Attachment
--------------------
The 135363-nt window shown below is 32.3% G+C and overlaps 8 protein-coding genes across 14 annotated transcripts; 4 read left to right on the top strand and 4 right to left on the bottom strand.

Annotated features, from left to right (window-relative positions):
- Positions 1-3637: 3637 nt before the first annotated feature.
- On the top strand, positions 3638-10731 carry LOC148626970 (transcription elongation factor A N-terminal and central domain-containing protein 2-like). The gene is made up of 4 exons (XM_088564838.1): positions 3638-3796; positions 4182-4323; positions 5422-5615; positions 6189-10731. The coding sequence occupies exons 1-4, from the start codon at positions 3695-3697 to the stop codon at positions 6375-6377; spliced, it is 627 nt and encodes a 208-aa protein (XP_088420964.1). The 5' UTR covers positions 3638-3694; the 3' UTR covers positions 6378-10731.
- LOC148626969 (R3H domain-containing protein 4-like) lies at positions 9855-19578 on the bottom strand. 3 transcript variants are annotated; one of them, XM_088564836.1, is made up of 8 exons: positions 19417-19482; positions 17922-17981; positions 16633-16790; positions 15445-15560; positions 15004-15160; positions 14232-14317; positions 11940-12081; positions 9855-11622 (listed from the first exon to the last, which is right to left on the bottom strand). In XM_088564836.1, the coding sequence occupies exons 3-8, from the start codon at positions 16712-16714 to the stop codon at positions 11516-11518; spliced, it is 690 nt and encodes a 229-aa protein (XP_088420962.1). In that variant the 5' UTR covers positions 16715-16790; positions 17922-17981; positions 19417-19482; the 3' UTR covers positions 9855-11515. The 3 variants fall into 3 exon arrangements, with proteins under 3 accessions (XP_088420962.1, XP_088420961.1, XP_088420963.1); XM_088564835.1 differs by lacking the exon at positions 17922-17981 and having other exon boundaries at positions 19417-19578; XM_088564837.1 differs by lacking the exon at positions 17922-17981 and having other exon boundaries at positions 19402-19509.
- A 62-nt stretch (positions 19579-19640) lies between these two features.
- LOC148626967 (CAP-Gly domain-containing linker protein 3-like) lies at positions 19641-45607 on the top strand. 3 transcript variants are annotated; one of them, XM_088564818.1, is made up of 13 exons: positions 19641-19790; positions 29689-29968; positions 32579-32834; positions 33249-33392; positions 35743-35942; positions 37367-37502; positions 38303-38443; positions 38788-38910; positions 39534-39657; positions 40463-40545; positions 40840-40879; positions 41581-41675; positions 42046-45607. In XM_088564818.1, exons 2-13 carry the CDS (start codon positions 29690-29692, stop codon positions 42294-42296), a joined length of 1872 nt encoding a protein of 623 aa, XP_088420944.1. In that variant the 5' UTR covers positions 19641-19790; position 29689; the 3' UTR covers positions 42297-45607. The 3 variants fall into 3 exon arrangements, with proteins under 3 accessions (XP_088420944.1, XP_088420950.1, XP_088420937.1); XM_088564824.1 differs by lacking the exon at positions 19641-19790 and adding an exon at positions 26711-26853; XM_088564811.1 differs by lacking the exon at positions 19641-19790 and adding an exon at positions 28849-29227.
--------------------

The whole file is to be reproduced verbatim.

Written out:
The 135363-nt window shown below is 32.3% G+C and overlaps 8 protein-coding genes across 14 annotated transcripts; 4 read left to right on the top strand and 4 right to left on the bottom strand.

Annotated features, from left to right (window-relative positions):
- Positions 1-3637: 3637 nt before the first annotated feature.
- On the top strand, positions 3638-10731 carry LOC148626970 (transcription elongation factor A N-terminal and central domain-containing protein 2-like). The gene is made up of 4 exons (XM_088564838.1): positions 3638-3796; positions 4182-4323; positions 5422-5615; positions 6189-10731. The coding sequence occupies exons 1-4, from the start codon at positions 3695-3697 to the stop codon at positions 6375-6377; spliced, it is 627 nt and encodes a 208-aa protein (XP_088420964.1). The 5' UTR covers positions 3638-3694; the 3' UTR covers positions 6378-10731.
- LOC148626969 (R3H domain-containing protein 4-like) lies at positions 9855-19578 on the bottom strand. 3 transcript variants are annotated; one of them, XM_088564836.1, is made up of 8 exons: positions 19417-19482; positions 17922-17981; positions 16633-16790; positions 15445-15560; positions 15004-15160; positions 14232-14317; positions 11940-12081; positions 9855-11622 (listed from the first exon to the last, which is right to left on the bottom strand). In XM_088564836.1, the coding sequence occupies exons 3-8, from the start codon at positions 16712-16714 to the stop codon at positions 11516-11518; spliced, it is 690 nt and encodes a 229-aa protein (XP_088420962.1). In that variant the 5' UTR covers positions 16715-16790; positions 17922-17981; positions 19417-19482; the 3' UTR covers positions 9855-11515. The 3 variants fall into 3 exon arrangements, with proteins under 3 accessions (XP_088420962.1, XP_088420961.1, XP_088420963.1); XM_088564835.1 differs by lacking the exon at positions 17922-17981 and having other exon boundaries at positions 19417-19578; XM_088564837.1 differs by lacking the exon at positions 17922-17981 and having other exon boundaries at positions 19402-19509.
- A 62-nt stretch (positions 19579-19640) lies between these two features.
- LOC148626967 (CAP-Gly domain-containing linker protein 3-like) lies at positions 19641-45607 on the top strand. 3 transcript variants are annotated; one of them, XM_088564818.1, is made up of 13 exons: positions 19641-19790; positions 29689-29968; positions 32579-32834; positions 33249-33392; positions 35743-35942; positions 37367-37502; positions 38303-38443; positions 38788-38910; positions 39534-39657; positions 40463-40545; positions 40840-40879; positions 41581-41675; positions 42046-45607. In XM_088564818.1, exons 2-13 carry the CDS (start codon positions 29690-29692, stop codon positions 42294-42296), a joined length of 1872 nt encoding a protein of 623 aa, XP_088420944.1. In that variant the 5' UTR covers positions 19641-19790; position 29689; the 3' UTR covers positions 42297-45607. The 3 variants fall into 3 exon arrangements, with proteins under 3 accessions (XP_088420944.1, XP_088420950.1, XP_088420937.1); XM_088564824.1 differs by lacking the exon at positions 19641-19790 and adding an exon at positions 26711-26853; XM_088564811.1 differs by lacking the exon at positions 19641-19790 and adding an exon at positions 28849-29227.